Newland Archer remains a complete gentleman – true to his wife and deep inside, true to his great love Ellen Olenska. Perhaps the greatest love is the one that remains unconsummated, like the lovers painted on the Grecian urn (in Keats’ ‘Ode to a Grecian Urn’), who touch, but not quite, and are frozen in this limbo on the urn.

    What would be the use of meeting Ellen when the flower of his life has passed? ‘The Age of Innocence’ crystallizes that flower, his love, that grand passion during the prime of their lives, now gone. Newland would prefer to remember this love at its height, and continue to maintain his word that he would be true to his wife and children.

    He stands by the choice he once made, but that doesn’t mean he loves Ellen Olenska any less. The fire still rages, but deep deep inside where no one can touch it any more.

  • Brian
    Posted September 11, 2018 at 6:12 am

    Careful reading suggests that Wharton leaves open thew possibility that Dallas arranges fro Newland and Ellen to meet over lunch the following day, before he and his father catch the train that evening. But perhaps that does not happen. who knows? At the end of the novel Wharton has said all she wants to say.

    • Post Author
      Patrick T. Reardon
      Posted September 11, 2018 at 9:54 am

      Yes, there is an open-endedness to the final pages. Still, what sticks with me is Newland’s inability to commit. Pat

  • Brian
    Posted September 14, 2018 at 3:44 pm

    You need not be right, Pat. Newland had been told about the possibility only a few hours earlier, after 26 years of suppression. In character, you’d expect him to respond only slowly. He goes home and has a restless night. He talks (evasively) to a knowing Dallas in the morning. I have no idea what happens then; I doubt Wharton did. Brian

    • Post Author
      Patrick T. Reardon
      Posted September 24, 2018 at 8:54 am

      You’re right, Brian. I can’t be sure of any of my speculation. That’s Wharton’s art. She’s written an open-ended story and that’s why it resonates so. Pat

  • Mary Jo Craig
    Posted October 2, 2019 at 1:33 pm

    I too have always been troubled by the ending of this beautiful novel. I now think that Newland didn’t want to regret any of the choices he had made so much earlier in his life. It would just be too overwhelming for him to see Ellen after so much time had gone by. He wants to remember the two of them as they once were…….perfect. He always had so much more to lose than Olenska. She had already crossed the acceptable lines of that society. He was not nearly as brave as Ellen. Ellen paid a much higher price for the choices that she had made. Newland had a real home, family, children, etc. Ellen had to live apart from her family and on her own. You have to feel so sorry for them, but life involves making choices. Ultimately, Newland chose to live by the accepted rules of his class and times. He does not want to regret all the choices that he’s made and in seeing Ellen, he risks all that his life has been about. I really don’t believe that he felt he could endure that.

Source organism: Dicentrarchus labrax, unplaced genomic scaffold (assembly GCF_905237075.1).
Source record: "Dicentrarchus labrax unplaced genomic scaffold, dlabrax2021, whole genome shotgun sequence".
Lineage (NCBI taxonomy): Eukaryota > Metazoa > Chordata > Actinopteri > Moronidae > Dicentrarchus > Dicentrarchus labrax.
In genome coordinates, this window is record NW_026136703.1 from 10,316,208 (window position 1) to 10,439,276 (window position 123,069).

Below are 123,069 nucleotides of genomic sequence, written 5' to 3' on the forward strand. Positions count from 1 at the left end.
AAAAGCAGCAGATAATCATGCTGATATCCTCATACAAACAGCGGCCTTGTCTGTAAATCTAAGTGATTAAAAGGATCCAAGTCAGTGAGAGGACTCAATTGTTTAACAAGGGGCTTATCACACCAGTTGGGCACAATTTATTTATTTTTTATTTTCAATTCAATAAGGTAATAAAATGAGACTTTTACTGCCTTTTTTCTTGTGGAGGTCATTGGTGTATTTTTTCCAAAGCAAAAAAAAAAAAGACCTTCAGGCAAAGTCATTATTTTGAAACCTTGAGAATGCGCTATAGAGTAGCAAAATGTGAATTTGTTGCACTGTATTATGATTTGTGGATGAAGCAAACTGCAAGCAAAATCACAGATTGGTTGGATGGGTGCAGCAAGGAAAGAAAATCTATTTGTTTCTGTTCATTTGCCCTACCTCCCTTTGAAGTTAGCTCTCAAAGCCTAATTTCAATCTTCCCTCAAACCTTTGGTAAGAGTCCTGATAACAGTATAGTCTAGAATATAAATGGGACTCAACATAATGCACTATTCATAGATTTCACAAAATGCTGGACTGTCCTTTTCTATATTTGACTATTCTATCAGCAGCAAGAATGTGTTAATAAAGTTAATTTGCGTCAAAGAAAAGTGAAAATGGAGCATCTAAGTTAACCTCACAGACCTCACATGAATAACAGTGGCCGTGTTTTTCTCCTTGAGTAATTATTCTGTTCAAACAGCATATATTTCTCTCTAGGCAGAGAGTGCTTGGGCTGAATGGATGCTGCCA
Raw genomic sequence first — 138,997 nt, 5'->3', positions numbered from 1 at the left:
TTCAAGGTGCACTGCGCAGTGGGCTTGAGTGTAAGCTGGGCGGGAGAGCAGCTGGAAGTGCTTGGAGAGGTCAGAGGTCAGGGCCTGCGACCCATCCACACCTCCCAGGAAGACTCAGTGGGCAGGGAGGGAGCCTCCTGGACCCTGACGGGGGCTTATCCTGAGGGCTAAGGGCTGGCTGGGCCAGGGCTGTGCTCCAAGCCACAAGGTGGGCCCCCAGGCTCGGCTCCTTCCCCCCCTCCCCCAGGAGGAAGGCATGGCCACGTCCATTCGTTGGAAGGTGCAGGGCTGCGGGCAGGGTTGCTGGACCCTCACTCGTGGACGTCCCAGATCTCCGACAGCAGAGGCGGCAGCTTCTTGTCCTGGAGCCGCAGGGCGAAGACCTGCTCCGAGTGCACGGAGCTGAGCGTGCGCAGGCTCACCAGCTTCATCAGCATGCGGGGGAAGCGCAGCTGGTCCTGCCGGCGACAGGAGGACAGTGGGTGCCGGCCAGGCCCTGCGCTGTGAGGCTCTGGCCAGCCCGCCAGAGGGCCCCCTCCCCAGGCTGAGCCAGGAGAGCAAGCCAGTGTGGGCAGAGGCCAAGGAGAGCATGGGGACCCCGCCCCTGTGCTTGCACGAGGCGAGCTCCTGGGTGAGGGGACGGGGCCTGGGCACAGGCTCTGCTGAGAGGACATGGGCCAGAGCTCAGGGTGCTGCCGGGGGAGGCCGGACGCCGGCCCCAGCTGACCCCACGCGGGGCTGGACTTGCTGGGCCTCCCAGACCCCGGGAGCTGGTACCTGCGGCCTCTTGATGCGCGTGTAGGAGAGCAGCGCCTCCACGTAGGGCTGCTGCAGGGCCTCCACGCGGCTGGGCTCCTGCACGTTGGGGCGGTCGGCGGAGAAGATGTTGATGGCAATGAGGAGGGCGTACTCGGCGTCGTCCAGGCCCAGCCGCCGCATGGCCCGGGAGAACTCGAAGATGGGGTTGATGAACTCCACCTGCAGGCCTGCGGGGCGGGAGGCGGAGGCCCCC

• Post Author
      Patrick T. Reardon
      Posted October 3, 2019 at 10:52 am

      It’s a sign, I think, of strong literature that readers continue to mull the story long after they’ve finished the book. Thanks for your comment. Pat

  • Y. Hu
    Posted June 6, 2020 at 1:22 pm

    One of my favourite books which I keep – with longer and shorter intervals – rereading since my youth. A true work of literature as every reading is a different one, which might also have to do with myself growing older.

    I have just read it again after many years. The ending stays unsatisfying for me. What I want to add is that Newland while sitting on the bench never turns his eyes away from the balcony. Madame Olenska / Ellen must have known that he is outside on the bench and could have gone to the balcony or at least peaked from the windows. As that does not happen and in the end the shutters are closed, Newland might have drawn the conclusion that she is (also) fine to leave the past the past. And therefore he walks away.

    • Post Author
      Patrick T Reardon
      Posted June 7, 2020 at 9:54 pm